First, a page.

The Black Friar is making a name for itself, just on the northern side of the Irwell River. Chef Ben is starting to out-gastro gastro pubs. Not quite up there with Tom Kerridge yet, but not far off. I ordered The Black Friar Bake without knowing what it was. It turned out to be a Cornish pasty filled with chicken breast and plump wild mushrooms. I loved it. But the stand-out dish of the month was labelled “BRITISH PIG - rosé braised cheek, peppered fillet, pressed confit belly, butternut squash and pine nut crumb.” This was a big bruiser of a dish, but a bruiser in a twinset and pearls. It made me smile looking at it and swoon eating it. This proper piggy has very nearly been turned into a silk purse. Well thought out, the fillet moist, well seasoned and seared on the outside; butternut squash purée shot through with pine nuts kept both texture and moisture right, the belly “immaculate” from my notes. I can tell you that means it will have been creamy-fatty and crispy at the same time. A banging lip-smacker of a dish. Gordo @gordomanchester
Body Snatcher Bitter, Beer Nouveau (£3.60 pint)
You know the Hobgoblin slogan that got turned into a meme? “What’s the matter lagerboy, afraid you might taste something?” When I first had Beer Nouveau’s Body Snatcher bitter last month, I felt like I was an IPA boy having an epiphany. What a pint. Steve at Beer Nouveau has brewed it to a Boddingtons recipe from the 60s and it’s glorious. Creamy, with a caramel Werther’s Original softness, it’s remarkable how much more flavour it packs than generic pub bitter. All that wooden barrel goodness. John Smiths iterations are fun and stuff but if you actually want to taste something, get yourself over to North Western Street, bitter boy. Davey Brett @dbretteats
Ho Fun Noodles, Hello Oriental (£9.95)
Despite living just round the corner from the underground neon bunker that is Hello Oriental, this was only the second time I had dragged myself there. The first time, it had only been open a few days and I was irked by the lack of cutlery and other on-table folly that is required to eat anything at a QR code food hall. I remember asking a few times for water and chopsticks, in the end having to search some out myself and reaching behind the bar area for a napkin.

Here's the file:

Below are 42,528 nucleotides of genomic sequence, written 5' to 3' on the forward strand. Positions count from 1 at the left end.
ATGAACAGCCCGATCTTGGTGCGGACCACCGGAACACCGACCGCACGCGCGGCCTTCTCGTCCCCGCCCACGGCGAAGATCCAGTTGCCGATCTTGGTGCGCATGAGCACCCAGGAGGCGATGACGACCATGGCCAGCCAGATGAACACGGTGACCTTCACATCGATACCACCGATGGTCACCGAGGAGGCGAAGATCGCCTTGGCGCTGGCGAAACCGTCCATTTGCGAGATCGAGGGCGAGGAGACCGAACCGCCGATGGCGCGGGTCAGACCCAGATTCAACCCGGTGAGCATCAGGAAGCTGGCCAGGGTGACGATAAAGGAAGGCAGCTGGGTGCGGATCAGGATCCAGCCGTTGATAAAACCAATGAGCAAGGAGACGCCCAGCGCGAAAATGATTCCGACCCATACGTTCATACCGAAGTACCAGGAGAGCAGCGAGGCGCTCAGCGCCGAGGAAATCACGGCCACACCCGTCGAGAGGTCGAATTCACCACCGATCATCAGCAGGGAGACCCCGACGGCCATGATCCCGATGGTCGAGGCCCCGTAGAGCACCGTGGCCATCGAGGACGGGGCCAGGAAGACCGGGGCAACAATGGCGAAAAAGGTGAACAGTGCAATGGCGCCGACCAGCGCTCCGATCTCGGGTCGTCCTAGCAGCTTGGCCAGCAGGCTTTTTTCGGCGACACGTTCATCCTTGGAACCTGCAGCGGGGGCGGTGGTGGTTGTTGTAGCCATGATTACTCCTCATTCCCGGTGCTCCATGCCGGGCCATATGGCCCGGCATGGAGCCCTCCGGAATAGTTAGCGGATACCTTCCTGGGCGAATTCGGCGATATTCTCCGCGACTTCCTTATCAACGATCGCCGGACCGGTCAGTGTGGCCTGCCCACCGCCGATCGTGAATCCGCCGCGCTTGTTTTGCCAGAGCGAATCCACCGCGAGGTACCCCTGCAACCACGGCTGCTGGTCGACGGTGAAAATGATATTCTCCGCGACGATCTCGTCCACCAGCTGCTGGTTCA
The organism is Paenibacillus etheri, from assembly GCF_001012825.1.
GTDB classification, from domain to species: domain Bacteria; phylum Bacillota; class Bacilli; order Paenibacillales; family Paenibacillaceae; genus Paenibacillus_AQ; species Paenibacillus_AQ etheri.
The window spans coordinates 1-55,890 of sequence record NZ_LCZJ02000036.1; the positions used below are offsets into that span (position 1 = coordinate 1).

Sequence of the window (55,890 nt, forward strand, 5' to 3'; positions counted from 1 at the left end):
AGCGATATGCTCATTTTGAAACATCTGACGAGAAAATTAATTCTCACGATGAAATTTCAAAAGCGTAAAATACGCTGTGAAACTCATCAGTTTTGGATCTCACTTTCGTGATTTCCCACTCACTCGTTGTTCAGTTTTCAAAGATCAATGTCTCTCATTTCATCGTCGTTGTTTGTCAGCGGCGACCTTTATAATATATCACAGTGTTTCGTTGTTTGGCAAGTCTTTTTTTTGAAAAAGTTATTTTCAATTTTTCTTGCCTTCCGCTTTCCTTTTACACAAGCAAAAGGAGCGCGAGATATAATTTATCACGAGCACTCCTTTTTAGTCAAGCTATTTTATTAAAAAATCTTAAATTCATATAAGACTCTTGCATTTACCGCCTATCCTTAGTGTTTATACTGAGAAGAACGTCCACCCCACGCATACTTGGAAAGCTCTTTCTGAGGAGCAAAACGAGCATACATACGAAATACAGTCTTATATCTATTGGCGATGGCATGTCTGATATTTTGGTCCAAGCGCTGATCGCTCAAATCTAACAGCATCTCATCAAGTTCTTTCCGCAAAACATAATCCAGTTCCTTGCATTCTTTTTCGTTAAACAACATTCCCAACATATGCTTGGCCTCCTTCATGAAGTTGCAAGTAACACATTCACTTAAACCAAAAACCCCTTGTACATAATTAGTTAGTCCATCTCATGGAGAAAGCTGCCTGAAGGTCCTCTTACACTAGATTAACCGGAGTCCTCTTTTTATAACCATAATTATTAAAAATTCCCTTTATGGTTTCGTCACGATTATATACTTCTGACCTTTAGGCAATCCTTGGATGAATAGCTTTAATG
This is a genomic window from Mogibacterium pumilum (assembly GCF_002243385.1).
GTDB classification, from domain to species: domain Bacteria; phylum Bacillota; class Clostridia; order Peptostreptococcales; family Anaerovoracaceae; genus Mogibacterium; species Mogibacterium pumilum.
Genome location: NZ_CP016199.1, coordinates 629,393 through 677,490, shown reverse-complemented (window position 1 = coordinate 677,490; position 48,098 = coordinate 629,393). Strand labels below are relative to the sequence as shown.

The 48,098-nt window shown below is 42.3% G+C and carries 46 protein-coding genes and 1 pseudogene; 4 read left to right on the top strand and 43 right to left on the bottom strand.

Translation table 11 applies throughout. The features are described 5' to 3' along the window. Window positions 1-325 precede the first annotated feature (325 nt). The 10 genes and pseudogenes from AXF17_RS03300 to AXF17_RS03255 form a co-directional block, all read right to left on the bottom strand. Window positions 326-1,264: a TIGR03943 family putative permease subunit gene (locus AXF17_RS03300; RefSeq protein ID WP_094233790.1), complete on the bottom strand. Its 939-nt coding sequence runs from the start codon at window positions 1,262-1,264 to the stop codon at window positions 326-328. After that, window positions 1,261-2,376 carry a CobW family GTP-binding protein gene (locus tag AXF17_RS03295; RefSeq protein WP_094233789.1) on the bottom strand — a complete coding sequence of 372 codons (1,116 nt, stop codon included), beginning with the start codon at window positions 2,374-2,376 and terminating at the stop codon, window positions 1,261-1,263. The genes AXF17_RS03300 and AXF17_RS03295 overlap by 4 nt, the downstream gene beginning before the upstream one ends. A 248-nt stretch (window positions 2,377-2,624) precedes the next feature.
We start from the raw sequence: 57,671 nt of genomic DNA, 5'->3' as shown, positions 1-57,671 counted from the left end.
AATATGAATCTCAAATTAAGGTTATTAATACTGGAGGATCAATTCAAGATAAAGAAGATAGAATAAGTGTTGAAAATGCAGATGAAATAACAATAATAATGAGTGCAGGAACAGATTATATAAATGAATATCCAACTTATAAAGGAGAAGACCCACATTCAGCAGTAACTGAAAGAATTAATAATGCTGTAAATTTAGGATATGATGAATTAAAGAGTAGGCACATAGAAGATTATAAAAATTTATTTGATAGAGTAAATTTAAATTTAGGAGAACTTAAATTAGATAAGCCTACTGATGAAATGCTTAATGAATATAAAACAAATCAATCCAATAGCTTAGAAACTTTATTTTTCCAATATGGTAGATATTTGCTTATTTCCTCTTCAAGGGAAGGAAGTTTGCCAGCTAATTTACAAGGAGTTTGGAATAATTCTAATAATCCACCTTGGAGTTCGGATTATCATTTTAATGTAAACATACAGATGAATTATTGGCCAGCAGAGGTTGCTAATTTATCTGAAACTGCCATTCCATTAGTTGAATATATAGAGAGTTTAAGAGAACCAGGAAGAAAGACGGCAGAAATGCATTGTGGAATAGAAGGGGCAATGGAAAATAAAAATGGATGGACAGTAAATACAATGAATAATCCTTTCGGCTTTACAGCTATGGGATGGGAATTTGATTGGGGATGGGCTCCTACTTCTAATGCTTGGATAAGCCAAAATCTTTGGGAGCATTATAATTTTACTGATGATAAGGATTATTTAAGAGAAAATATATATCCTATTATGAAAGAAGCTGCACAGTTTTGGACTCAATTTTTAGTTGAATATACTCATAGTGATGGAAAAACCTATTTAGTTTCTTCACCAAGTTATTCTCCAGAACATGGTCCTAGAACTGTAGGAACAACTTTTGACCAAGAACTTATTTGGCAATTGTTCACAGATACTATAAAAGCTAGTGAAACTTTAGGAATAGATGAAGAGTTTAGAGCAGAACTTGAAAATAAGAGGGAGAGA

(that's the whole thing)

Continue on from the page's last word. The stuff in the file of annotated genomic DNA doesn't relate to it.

Teething problems, however, as this subsequent visit was a different experience. Yes, the serving staff were still completely underwhelmed by their duties, but at least the plate-to-mouth apparatus is already on the table when you arrive. These ho fun noodles are apparently the chef’s family recipe, and in my opinion, one of the best things on offer here. The dish is generous with chunks of tender beef, and the noodles cooked just so they start to suck up their sauce. Flavour and fat coat the inside of your mouth and cling to your lips, and the protein to noodle to veg ratio is just spot on. A proper example of real, simple comfort food in an unexpected place. Sophie Rahnema @sophieshahla
Sicilian brioche bun with pistachio gelato, Ornella’s Pasta Kitchen (£4.90)
When I applied for a job at Confidentials, I firmly described myself as a “savoury activist” who’d much rather scoff their way through a multipack of Wotsits or a cheeseboard than anything sweet. However, things change, people change, and the Sicilian brioche bun with pistachio gelato from Ornella’s Pasta Kitchen tipped me over to the sweet side throughout September. As did a full family packet of Minstrels in the cinema.
I described the gelato at Ornella’s as “absolute pudding heaven in Pantone shade 13-0116” after a couple of Aperols, and I still stand by that. The brioche is fluffy, glazed and airy with enough clout to hold two giant scoops of sage green iced goodness. There’s a scattering of pistachio nuts over the whole thing, and the smooth, creamy, cold scoops had me pining for more, even though its suddenly bloody freezing outside. Add Denton to your "places to dine" list, and read my review of Ornella's whilst you're at it. Ellie-Jo Johnstone @elliejoj.
El Otro Lado Torrontes Mendoza Argentina, Another Hand (£50 a bottle but if you’re lucky it might be on by the glass)
The white grape, Torrontes, helped me to pass a wine exam once. I internally punched the air when this less mainstream of grapes came up on the exam paper because I absolutely love it. Not for everyone, Argentina’s key white grape makes an extremely floral wine with notes of your granny’s knicker drawer and stem ginger. Which is exactly what I want in a wine. This orange iteration has all that as well as more rounded peachy flavours and a gaggle of grippy tannins bringing a savoury note that makes it perfect with all sorts of food. Ideal then at Another Hand where the menu is rich and varied and you need a wine that can stand up to miso, chilli, coriander and whatever else the chef team decide to dazzle you with. When I visited this was on special offer by the glass, but I won’t hesitate to buy a bottle next time. Kelly Bishop @keliseating